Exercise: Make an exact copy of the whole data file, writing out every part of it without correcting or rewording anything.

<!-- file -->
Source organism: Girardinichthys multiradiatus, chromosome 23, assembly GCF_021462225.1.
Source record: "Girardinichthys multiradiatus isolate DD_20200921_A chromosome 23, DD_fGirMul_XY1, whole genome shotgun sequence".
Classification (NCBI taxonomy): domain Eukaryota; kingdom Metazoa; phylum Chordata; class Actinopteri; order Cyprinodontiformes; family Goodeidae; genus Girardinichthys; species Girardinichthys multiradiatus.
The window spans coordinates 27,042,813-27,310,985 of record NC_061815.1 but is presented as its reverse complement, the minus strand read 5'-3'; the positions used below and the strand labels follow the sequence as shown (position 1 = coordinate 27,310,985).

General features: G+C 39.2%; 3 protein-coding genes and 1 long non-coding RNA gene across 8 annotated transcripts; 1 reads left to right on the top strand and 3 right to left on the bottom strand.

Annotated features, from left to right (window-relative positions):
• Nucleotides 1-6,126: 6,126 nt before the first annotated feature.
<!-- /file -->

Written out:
Source organism: Girardinichthys multiradiatus, chromosome 23, assembly GCF_021462225.1.
Source record: "Girardinichthys multiradiatus isolate DD_20200921_A chromosome 23, DD_fGirMul_XY1, whole genome shotgun sequence".
Classification (NCBI taxonomy): domain Eukaryota; kingdom Metazoa; phylum Chordata; class Actinopteri; order Cyprinodontiformes; family Goodeidae; genus Girardinichthys; species Girardinichthys multiradiatus.
The window spans coordinates 27,042,813-27,310,985 of record NC_061815.1 but is presented as its reverse complement, the minus strand read 5'-3'; the positions used below and the strand labels follow the sequence as shown (position 1 = coordinate 27,310,985).

General features: G+C 39.2%; 3 protein-coding genes and 1 long non-coding RNA gene across 8 annotated transcripts; 1 reads left to right on the top strand and 3 right to left on the bottom strand.

Annotated features, from left to right (window-relative positions):
• Nucleotides 1-6,126: 6,126 nt before the first annotated feature.